Section 1: Starting with a Clear Plan
When you’re transitioning a course to an online format, it’s important to take a step back and look at it holistically before diving in. Online classes are often more structured than in-person classes so making sure you have a clear and logical structure is important to your students’ success and your own peace of mind.
To do this, we’re going to use the backward course design model (Wiggens & McTighe, 2005), very commonly used in all levels of education. Backward course design involves answering three questions:
- What do you want the students to learn?
- How will both you and your students know if they are learning?
- What actions will both you and your students need to take for them to learn?
It’s about beginning with the end in mind. It starts with clearly describing your desired learning outcomes – what you want your students to know and be able to do at the end of the course. From there it “backwards” through assignments to assess how well your students know and can do these things, learning activities to give them opportunities to work with the content and skills, and instructional materials to provide the information and explanations they need to succeed.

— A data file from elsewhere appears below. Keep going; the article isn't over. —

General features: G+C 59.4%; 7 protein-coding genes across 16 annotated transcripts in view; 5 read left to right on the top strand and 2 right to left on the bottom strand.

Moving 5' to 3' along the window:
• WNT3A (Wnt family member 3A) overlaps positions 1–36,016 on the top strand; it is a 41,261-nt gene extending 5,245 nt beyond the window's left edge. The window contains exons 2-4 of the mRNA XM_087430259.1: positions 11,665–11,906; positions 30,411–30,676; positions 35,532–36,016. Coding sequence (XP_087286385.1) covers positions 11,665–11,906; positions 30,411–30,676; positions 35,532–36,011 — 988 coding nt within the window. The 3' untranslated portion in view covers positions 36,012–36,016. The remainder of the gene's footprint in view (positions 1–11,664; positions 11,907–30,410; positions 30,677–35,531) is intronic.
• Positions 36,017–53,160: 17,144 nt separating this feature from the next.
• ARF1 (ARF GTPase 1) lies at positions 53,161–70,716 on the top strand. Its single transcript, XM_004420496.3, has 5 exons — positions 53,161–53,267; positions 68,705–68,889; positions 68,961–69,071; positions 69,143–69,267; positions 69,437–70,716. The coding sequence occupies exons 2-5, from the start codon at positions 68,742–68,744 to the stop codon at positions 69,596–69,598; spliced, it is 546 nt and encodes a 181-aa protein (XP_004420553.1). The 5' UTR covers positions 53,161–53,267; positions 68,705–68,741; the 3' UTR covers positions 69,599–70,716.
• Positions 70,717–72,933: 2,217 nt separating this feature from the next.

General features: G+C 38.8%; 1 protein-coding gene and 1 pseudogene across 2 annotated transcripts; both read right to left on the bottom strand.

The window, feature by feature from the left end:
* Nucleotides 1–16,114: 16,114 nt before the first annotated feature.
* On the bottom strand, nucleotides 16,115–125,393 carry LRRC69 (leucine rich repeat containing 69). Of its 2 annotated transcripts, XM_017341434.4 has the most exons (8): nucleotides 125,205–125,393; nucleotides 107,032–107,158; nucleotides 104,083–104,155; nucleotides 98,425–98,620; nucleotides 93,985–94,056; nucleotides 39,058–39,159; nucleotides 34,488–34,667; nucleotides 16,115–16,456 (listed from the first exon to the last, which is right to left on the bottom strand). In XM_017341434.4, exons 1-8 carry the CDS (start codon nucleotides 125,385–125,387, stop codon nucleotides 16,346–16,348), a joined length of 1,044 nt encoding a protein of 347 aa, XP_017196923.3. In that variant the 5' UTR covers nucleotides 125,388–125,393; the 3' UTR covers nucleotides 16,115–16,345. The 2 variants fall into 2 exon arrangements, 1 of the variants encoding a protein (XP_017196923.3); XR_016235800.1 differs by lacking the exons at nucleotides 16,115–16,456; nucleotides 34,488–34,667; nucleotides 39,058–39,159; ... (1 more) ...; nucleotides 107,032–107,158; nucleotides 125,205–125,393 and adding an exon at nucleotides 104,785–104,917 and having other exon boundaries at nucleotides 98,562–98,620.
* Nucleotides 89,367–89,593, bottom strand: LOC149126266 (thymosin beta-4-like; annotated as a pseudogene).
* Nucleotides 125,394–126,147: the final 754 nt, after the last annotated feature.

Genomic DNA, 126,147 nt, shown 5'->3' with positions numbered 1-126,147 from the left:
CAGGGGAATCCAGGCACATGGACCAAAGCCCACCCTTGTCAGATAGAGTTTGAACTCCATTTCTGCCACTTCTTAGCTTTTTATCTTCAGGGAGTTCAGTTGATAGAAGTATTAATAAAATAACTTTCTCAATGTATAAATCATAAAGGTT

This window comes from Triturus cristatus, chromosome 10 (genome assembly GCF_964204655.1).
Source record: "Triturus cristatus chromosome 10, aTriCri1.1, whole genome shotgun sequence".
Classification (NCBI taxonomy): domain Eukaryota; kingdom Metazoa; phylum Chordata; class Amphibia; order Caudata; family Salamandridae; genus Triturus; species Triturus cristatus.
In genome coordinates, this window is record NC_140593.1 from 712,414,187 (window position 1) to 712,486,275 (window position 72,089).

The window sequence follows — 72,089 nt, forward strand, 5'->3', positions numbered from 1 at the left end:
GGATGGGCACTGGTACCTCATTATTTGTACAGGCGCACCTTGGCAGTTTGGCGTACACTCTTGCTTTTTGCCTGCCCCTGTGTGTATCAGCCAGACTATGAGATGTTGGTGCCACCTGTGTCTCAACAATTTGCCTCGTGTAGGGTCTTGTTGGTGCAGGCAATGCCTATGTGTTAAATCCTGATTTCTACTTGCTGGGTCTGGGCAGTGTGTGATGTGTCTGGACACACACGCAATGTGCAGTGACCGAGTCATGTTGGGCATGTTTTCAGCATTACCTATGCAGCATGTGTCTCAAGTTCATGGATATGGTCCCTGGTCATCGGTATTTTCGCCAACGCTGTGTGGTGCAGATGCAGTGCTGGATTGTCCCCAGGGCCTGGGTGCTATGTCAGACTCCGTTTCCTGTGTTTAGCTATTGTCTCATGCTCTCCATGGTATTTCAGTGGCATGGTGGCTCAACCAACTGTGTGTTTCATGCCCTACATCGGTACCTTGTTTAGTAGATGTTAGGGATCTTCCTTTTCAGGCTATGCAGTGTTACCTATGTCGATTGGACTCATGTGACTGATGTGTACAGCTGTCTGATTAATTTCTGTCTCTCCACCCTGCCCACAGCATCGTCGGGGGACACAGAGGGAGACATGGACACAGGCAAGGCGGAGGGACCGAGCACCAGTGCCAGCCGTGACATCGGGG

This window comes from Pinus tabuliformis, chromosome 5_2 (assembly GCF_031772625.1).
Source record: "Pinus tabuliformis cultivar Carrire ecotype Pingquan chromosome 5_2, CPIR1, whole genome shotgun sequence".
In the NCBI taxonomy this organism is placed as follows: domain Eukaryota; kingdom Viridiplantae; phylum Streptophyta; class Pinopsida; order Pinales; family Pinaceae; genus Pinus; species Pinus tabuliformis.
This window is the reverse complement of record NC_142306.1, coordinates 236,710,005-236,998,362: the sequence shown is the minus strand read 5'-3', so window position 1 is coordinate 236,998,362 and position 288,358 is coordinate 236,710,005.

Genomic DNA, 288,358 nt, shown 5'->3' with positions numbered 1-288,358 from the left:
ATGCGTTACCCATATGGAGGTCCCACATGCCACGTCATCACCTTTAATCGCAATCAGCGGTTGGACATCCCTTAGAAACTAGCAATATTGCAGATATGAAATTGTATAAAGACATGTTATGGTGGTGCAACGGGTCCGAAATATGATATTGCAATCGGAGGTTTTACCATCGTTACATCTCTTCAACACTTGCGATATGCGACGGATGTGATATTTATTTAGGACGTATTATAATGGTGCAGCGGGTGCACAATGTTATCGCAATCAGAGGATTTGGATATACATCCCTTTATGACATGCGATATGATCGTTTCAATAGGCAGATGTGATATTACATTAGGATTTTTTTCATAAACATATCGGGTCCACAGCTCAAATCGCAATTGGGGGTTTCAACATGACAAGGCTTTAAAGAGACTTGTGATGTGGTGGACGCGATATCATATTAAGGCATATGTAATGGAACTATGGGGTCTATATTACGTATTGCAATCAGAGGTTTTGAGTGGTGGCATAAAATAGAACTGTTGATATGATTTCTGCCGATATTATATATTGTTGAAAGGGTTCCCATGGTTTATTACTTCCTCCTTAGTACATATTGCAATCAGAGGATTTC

Letting your desired learning outcomes lead the course can be challenging if you’ve spent years taking and teaching courses put together based on covering content. A content-centered course starts with a list of topics (not uncommonly based on textbook chapters) and works through them over the semester focusing on covering all the things. Alternatively, a backward design course is learning-centered and begins with the answers to the three questions above.
In the following video, a University of Wisconsin faculty member describes how they are using the backward design process to improve courses.
Alignment is a big deal
The key point of backward design is that your assessments, activities, and instructional materials should all align to your desired outcomes. This makes sure that what you teach, the activities and materials you use to teach, and what knowledge and skills you assess all lead to the same place. And that the place is a destination both you and your students know based on your learning outcomes.
This is where things can get tricky. You have to be really clear about what you want your students to know and be able to do. If you want them to be able to carry out pH tests of water samples, asking them to identify the second step in the process via a multiple-choice question won’t provide the evidence you need. Identifying steps on a quiz will only provide evidence that they remember the steps. If your intended learning outcome is that they conduct the test, they have to physically or digitally conduct the test to prove they can do it.
Alignment is also the cornerstone of the Quality Matters rubric. If you are intending to have your online course formally or informally reviewed against the QM standards, you will need to pay particular attention to the alignment of these items.